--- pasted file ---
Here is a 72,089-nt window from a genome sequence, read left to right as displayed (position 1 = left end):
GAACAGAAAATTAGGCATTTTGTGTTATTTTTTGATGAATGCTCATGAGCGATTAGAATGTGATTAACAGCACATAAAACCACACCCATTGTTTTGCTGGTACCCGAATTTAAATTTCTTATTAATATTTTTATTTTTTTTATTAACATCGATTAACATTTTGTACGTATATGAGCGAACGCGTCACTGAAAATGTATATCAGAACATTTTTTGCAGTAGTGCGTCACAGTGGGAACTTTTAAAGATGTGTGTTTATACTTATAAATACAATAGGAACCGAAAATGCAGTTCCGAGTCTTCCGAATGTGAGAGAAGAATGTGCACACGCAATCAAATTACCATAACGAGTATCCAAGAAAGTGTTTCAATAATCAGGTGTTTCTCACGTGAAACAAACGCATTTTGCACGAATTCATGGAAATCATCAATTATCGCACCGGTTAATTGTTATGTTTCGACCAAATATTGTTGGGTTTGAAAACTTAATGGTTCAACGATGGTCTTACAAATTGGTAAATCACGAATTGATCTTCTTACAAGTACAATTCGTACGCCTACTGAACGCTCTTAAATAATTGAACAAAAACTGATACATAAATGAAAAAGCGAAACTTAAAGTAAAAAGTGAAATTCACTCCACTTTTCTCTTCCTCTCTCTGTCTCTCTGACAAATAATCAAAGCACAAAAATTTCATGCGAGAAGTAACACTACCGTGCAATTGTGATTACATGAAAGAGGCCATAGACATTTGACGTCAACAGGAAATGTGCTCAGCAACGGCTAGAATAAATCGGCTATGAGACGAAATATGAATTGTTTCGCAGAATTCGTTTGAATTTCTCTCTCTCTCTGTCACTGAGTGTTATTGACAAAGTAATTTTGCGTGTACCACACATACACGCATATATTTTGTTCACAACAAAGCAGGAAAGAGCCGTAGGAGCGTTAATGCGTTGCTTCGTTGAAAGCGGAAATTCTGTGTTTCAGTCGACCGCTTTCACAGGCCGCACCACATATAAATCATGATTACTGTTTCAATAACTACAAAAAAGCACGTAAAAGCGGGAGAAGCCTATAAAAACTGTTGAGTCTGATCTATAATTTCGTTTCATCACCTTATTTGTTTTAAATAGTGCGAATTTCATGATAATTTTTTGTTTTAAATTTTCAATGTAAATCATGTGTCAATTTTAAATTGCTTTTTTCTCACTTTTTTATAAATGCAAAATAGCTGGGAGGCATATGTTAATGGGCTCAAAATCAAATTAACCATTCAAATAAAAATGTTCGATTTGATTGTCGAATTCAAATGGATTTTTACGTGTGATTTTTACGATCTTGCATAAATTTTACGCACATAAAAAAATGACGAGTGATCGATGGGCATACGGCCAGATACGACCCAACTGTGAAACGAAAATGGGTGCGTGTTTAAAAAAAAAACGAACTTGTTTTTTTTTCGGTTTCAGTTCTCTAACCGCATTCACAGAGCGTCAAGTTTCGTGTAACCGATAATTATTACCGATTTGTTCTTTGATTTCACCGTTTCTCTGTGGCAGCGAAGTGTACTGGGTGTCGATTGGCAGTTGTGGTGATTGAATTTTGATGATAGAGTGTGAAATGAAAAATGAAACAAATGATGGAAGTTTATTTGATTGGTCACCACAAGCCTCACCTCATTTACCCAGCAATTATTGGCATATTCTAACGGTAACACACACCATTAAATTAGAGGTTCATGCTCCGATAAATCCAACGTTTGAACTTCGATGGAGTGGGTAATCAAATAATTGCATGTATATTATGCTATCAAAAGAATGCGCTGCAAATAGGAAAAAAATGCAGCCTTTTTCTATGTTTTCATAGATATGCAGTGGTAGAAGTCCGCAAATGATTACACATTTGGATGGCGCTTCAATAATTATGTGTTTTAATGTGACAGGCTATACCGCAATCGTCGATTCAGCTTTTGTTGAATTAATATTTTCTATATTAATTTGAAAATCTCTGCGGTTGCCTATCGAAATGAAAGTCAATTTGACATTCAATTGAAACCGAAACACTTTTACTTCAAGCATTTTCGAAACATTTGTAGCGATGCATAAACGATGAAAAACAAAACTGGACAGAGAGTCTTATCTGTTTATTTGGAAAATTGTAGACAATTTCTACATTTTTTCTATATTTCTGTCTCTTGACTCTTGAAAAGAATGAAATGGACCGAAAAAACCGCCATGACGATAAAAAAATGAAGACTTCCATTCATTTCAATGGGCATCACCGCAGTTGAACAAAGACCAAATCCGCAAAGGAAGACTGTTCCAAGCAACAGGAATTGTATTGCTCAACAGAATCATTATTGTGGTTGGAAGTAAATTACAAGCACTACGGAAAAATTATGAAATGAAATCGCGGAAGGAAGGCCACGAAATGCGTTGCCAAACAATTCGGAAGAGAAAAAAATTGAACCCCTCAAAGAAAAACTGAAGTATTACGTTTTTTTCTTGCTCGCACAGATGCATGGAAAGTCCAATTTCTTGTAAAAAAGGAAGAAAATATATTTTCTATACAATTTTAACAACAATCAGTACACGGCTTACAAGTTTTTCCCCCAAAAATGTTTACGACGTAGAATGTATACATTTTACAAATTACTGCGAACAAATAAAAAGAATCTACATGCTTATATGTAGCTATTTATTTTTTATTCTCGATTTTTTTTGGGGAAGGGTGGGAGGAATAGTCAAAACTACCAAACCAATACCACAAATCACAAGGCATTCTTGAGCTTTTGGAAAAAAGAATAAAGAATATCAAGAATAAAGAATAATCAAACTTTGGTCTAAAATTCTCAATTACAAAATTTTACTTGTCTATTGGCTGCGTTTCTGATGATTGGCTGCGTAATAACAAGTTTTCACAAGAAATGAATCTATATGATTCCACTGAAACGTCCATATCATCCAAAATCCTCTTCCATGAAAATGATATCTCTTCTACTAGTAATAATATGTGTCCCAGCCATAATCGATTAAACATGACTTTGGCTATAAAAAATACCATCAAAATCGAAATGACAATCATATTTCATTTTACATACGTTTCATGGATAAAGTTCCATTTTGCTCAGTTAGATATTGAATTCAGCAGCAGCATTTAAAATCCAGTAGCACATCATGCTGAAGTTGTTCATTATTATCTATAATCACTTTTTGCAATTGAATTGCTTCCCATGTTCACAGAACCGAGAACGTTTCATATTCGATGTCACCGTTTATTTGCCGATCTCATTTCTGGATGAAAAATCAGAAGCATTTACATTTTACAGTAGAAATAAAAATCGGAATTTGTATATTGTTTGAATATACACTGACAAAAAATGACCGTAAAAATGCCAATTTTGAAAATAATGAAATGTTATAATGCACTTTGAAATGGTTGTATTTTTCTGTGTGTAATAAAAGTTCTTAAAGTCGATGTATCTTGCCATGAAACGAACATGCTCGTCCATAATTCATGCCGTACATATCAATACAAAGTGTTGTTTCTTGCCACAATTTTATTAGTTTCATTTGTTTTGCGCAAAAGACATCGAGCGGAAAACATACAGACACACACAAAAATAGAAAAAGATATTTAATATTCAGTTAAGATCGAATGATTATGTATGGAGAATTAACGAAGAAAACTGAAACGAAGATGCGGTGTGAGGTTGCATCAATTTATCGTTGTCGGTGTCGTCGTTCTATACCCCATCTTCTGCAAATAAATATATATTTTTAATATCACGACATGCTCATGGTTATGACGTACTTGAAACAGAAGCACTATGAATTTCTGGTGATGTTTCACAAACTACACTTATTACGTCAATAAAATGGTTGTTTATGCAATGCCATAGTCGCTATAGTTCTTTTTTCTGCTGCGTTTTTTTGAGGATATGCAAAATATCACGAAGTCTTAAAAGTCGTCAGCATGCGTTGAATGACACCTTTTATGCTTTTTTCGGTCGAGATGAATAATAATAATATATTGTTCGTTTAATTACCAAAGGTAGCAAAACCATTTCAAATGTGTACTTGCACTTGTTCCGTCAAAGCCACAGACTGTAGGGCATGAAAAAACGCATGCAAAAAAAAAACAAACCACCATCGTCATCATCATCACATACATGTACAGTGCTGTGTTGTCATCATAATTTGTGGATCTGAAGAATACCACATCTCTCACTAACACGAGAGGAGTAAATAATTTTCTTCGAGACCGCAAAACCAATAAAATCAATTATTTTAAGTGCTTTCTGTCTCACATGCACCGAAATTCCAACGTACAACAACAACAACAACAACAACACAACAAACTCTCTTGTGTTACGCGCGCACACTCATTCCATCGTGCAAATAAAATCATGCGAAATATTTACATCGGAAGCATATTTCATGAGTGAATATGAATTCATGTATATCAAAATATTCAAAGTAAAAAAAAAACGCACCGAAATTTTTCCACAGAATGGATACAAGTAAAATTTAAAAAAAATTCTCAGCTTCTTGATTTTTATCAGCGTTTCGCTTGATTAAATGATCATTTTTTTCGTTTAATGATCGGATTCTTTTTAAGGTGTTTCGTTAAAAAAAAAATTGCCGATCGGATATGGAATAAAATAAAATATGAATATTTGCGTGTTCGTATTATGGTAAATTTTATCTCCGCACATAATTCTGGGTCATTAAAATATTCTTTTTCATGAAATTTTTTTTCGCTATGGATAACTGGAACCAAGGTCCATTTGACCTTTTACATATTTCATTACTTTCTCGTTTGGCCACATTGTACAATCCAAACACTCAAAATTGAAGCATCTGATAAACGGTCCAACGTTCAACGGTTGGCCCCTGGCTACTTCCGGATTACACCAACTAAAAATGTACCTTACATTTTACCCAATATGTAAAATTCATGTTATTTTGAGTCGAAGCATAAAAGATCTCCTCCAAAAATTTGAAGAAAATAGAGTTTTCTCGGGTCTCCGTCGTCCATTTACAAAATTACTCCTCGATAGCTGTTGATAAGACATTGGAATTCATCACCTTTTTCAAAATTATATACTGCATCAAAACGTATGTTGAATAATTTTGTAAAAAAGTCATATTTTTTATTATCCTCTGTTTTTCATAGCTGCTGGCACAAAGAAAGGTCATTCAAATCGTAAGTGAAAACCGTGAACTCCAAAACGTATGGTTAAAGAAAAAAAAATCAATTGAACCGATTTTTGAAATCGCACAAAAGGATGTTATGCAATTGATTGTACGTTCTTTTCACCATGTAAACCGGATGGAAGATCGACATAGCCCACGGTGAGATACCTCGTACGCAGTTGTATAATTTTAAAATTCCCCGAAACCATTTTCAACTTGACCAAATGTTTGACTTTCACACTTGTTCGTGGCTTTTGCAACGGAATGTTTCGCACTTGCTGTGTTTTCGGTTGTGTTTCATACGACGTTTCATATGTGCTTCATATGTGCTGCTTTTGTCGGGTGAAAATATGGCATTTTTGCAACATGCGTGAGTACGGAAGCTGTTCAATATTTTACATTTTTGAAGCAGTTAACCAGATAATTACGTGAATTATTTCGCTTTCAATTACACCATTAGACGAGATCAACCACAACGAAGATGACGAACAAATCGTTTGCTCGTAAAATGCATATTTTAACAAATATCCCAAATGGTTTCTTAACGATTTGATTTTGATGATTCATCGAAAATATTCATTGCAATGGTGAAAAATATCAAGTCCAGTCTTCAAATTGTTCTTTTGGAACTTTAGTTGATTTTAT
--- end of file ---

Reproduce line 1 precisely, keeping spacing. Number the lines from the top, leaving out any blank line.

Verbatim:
Here is a 72,089-nt window from a genome sequence, read left to right as displayed (position 1 = left end):